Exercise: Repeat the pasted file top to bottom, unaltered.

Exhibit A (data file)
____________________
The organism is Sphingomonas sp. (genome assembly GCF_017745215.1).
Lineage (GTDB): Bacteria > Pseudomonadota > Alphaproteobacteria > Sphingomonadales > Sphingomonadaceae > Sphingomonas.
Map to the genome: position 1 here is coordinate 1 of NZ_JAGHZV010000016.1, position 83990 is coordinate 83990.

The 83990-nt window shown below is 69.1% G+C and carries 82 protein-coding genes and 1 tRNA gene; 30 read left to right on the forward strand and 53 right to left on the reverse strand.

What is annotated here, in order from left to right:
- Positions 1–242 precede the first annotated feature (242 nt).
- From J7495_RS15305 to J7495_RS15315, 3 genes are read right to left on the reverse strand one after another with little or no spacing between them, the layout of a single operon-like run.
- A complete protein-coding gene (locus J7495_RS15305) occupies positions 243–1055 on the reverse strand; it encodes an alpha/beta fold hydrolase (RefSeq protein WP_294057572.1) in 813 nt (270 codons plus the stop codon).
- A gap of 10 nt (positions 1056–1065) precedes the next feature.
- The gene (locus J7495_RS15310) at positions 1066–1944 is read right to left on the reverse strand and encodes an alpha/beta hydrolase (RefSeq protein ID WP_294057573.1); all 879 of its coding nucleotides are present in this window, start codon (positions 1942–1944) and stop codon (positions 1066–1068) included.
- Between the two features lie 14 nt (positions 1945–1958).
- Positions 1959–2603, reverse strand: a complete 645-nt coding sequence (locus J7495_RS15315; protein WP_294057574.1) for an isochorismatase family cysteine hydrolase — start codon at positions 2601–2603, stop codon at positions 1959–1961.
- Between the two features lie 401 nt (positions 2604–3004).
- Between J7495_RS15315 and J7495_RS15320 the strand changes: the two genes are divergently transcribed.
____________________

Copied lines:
The organism is Sphingomonas sp. (genome assembly GCF_017745215.1).
Lineage (GTDB): Bacteria > Pseudomonadota > Alphaproteobacteria > Sphingomonadales > Sphingomonadaceae > Sphingomonas.
Map to the genome: position 1 here is coordinate 1 of NZ_JAGHZV010000016.1, position 83990 is coordinate 83990.

The 83990-nt window shown below is 69.1% G+C and carries 82 protein-coding genes and 1 tRNA gene; 30 read left to right on the forward strand and 53 right to left on the reverse strand.

What is annotated here, in order from left to right:
- Positions 1–242 precede the first annotated feature (242 nt).
- From J7495_RS15305 to J7495_RS15315, 3 genes are read right to left on the reverse strand one after another with little or no spacing between them, the layout of a single operon-like run.
- A complete protein-coding gene (locus J7495_RS15305) occupies positions 243–1055 on the reverse strand; it encodes an alpha/beta fold hydrolase (RefSeq protein WP_294057572.1) in 813 nt (270 codons plus the stop codon).
- A gap of 10 nt (positions 1056–1065) precedes the next feature.
- The gene (locus J7495_RS15310) at positions 1066–1944 is read right to left on the reverse strand and encodes an alpha/beta hydrolase (RefSeq protein ID WP_294057573.1); all 879 of its coding nucleotides are present in this window, start codon (positions 1942–1944) and stop codon (positions 1066–1068) included.
- Between the two features lie 14 nt (positions 1945–1958).
- Positions 1959–2603, reverse strand: a complete 645-nt coding sequence (locus J7495_RS15315; protein WP_294057574.1) for an isochorismatase family cysteine hydrolase — start codon at positions 2601–2603, stop codon at positions 1959–1961.
- Between the two features lie 401 nt (positions 2604–3004).
- Between J7495_RS15315 and J7495_RS15320 the strand changes: the two genes are divergently transcribed.